New Jersey's Camps Serve Our Future
The Construction Industry Advancement Program of New Jersey has created two unique summer camps, Construction Camps and the Future Civil Engineers Camp, to introduce students of all ages to the exciting world of construction careers. These camps are all about reaching the inquisitive minds of younger students, who even at the early age of 8 can start to relate to what they may want to be when they "grow up." It is the perfect time to introduce different career paths and opportunities. The camps also educate parents about all the tremendous benefits of careers in the industry through the materials that come home with the students. Camp Activities include hands-on activities and exploration; field trips to the union training centers; and special programs all from our participating union trades featuring the carpenters, construction laborers and the operating engineers. Camps are held at Essex County Community College, Gloucester County College, Middlesex County College, Ocean County College, and Union County College. Civil Engineering Professor John Gribbin handles the program at Essex County College, while Debbie Robinson handles registration for the Ocean County College program. Gloucester County College and Union County College can be contact directly.
Another camp of great interest to the regional construction industry is the Future Civil Engineers Camp. This camp is all about motivating the most creative minds of a new generation of prospective civil engineers to become leaders for the construction industry in New Jersey. This 5-day overnight camp, for rising high school seniors from all over the state, is held at The College of New Jersey. Students accepted to the camp have the opportunity to interact with civil engineering students, distinguished educators and professionals from the industry. The camp features mini-courses in computer-aided drafting, operating the latest in surveying equipment, hands-on lab experiences, guest speakers, and evening social activities. The highlight of the camp is the site visit to a construction site to meet with practicing engineers. To be eligible for camp, students must rank at the top 10 percent of their class, have successfully completed three years of college prep mathematics, and have an interest in engineering.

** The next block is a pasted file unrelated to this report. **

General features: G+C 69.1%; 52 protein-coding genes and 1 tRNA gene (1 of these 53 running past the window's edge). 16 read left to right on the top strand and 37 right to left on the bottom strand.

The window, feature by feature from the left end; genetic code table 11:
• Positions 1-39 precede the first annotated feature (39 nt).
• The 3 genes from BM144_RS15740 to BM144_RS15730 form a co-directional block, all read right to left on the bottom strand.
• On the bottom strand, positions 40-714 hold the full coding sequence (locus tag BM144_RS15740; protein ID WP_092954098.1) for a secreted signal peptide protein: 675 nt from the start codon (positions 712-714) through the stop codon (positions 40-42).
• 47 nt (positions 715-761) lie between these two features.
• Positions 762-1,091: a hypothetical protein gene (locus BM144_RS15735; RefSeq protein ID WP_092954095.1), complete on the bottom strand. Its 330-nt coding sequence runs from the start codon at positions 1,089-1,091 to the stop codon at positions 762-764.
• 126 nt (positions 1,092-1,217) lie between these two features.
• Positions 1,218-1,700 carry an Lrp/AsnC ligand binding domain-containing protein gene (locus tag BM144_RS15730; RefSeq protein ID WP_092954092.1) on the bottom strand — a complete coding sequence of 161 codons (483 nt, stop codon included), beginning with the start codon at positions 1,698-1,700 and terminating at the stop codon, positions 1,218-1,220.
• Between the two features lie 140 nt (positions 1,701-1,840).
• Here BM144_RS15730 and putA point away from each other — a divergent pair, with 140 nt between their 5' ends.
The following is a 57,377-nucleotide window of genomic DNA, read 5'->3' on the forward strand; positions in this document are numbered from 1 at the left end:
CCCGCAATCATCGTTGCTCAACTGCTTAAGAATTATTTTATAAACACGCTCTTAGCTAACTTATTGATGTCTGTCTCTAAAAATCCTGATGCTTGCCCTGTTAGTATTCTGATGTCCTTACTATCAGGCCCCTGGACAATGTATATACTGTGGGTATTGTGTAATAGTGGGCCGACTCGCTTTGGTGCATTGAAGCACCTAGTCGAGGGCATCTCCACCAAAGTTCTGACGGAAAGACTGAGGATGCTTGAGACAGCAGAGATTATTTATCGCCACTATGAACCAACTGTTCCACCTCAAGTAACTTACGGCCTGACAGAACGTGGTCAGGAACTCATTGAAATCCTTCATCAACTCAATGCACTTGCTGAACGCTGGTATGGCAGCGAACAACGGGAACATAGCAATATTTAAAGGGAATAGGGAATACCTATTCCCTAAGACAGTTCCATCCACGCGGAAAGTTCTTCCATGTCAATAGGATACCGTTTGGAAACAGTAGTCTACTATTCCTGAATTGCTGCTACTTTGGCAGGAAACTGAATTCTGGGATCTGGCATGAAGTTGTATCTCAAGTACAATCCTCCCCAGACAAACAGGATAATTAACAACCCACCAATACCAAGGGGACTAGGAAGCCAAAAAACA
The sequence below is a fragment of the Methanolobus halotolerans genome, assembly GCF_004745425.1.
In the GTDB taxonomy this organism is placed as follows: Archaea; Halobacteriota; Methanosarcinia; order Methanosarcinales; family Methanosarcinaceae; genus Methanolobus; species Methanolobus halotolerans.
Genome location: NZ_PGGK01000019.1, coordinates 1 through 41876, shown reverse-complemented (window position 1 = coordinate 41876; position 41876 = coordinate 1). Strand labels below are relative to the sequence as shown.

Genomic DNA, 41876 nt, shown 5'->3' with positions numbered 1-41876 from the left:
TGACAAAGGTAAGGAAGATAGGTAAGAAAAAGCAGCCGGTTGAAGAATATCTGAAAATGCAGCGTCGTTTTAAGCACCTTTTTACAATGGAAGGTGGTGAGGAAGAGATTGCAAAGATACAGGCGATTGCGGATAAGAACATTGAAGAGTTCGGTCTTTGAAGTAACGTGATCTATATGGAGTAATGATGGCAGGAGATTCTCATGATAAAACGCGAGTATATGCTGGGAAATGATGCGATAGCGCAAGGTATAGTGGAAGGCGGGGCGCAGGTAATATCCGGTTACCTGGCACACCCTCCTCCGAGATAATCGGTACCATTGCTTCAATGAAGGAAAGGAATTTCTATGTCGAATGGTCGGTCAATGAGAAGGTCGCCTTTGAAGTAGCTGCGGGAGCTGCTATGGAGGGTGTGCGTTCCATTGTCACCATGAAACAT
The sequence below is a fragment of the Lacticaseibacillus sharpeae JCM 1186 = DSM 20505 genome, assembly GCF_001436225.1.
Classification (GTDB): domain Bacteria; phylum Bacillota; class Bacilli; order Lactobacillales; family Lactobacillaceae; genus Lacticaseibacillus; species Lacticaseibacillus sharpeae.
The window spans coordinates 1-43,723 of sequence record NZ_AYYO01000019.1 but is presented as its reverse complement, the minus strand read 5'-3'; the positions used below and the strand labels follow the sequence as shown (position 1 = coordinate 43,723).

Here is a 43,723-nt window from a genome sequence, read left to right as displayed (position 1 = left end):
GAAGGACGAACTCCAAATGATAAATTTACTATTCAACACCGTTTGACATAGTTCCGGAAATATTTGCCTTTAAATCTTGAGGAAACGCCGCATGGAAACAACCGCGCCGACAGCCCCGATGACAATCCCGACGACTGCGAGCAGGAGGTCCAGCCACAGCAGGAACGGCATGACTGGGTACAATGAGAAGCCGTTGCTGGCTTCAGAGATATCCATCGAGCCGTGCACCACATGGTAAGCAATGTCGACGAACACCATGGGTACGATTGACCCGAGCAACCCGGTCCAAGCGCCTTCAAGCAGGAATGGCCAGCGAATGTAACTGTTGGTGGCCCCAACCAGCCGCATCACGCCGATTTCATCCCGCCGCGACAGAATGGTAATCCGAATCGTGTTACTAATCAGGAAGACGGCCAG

NJ Tolls Can Pay For NJ Toll Roads
As New Jersey struggles to find the money to pay for much-needed infrastructure improvements, a group of legislators are advocating what makes perfect sense: use toll-road tolls to improve toll roads. According to a May 5 item from the Associated Press, lawmakers Senate President Richard J. Codey and Senate Majority Leader Stephen Sweeney say the governor should let the New Jersey Turnpike Authority invoke its own power to increase tolls 45 percent to widen some of the nation's busiest toll roads and fix bridges rather than wait for an alternative to pay debt and meet statewide transportation needs. Democratic Gov. Jon S. Corzine currently is offering a proposal to create a new agency that would borrow money and significantly increase tolls for decades to pay state debt and fund transportation. The turnpike authority retains power to boost tolls on the Garden State Parkway and New Jersey Turnpike. Transportation Commissioner Kris Kolluri has said a 45-percent toll increase is needed to repair toll roads and bridges on them. Sweeney said the public and legislators don't support using toll money to pay state debt, but would accept increasing tolls to widen the Turnpike and Parkway and fix bridges on them. Plans call for widening the Turnpike from Exits 6 to 8A and the Parkway from Exits 30 to 80. Toll road bridges also need billions of dollars in repairs. The parkway is the nation's busiest toll road and the turnpike the fifth, according to the International Bridge, Tunnel and Turnpike Association. Parkway tolls have increased once and turnpike tolls five times in the last 51 years.